This is a particularly disheartening situation for the fact that people become nurses and physicians because they want to help others. When they can’t help, and when that happens day in and day out like a nightmarish Groundhog Day, the profession becomes incredibly draining.
Hall notes that the consequences extend far beyond the human side too. “There are very real malpractice implications that come from fatigue and burnout. It’s far from ideal to have tired people making life and death decisions. Beyond the main priority of patient health, the malpractice implications are something that people are less inclined to talk about, but they should be at the forefront of everybody’s mind.”
In short, the current situation is hugely challenging. But it’s far from hopeless. In fact there are a great number of things that healthcare staffing firms can do to ensure that their workers feel supported, and as a result help as many people as possible.
At a base level a staffing firm must work with their clients to ensure placed professionals aren’t overworked. This can be a challenge when many hospitals provide such enticing incentives to those willing to pick up extra shifts, but ideally a hard limit should be imposed on the number of hours a given nurse or physician can work.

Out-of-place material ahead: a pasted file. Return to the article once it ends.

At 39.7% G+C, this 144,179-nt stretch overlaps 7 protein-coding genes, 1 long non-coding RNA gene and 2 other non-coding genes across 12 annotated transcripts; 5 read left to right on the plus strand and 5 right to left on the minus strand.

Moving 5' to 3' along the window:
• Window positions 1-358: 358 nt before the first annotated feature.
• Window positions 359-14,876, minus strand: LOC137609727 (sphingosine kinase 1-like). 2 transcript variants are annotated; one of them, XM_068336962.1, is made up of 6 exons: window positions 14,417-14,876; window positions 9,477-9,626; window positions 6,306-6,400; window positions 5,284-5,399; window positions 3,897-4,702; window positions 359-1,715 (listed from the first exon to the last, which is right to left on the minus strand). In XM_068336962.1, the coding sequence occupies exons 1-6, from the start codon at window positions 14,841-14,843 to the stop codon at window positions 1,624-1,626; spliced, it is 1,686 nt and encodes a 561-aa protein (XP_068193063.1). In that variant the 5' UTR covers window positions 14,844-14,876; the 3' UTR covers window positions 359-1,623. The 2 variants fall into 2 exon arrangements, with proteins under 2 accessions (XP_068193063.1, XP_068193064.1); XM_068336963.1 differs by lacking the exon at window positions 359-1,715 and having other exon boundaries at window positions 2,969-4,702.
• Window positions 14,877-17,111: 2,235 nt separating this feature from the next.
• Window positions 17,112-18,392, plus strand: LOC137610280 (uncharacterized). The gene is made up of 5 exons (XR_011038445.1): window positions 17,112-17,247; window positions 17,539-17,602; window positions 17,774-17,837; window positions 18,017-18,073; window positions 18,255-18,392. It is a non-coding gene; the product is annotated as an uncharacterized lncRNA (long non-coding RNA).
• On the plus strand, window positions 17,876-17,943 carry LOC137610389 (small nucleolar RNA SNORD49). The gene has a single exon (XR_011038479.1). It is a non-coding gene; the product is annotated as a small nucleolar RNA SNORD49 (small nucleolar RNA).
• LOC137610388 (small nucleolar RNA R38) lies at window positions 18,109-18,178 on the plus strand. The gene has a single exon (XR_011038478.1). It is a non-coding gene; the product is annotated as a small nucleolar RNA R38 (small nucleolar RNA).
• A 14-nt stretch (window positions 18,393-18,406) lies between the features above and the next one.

In an industry hamstrung by talent shortages, staffing firms and clients must be willing to be adaptable. If you can’t source another RN or physician, some form of ancillary support should be supplied – a lower level professional who can at least ease the burden.
Those foundational support steps taken, more human support strategies can then be built on top.
“It used to be that we’d call nurses to check their schedules or get their credentials,” says Vollmer, “but now we’re calling them to see how they're doing, to have a chat, to arrange coffee catch-ups.”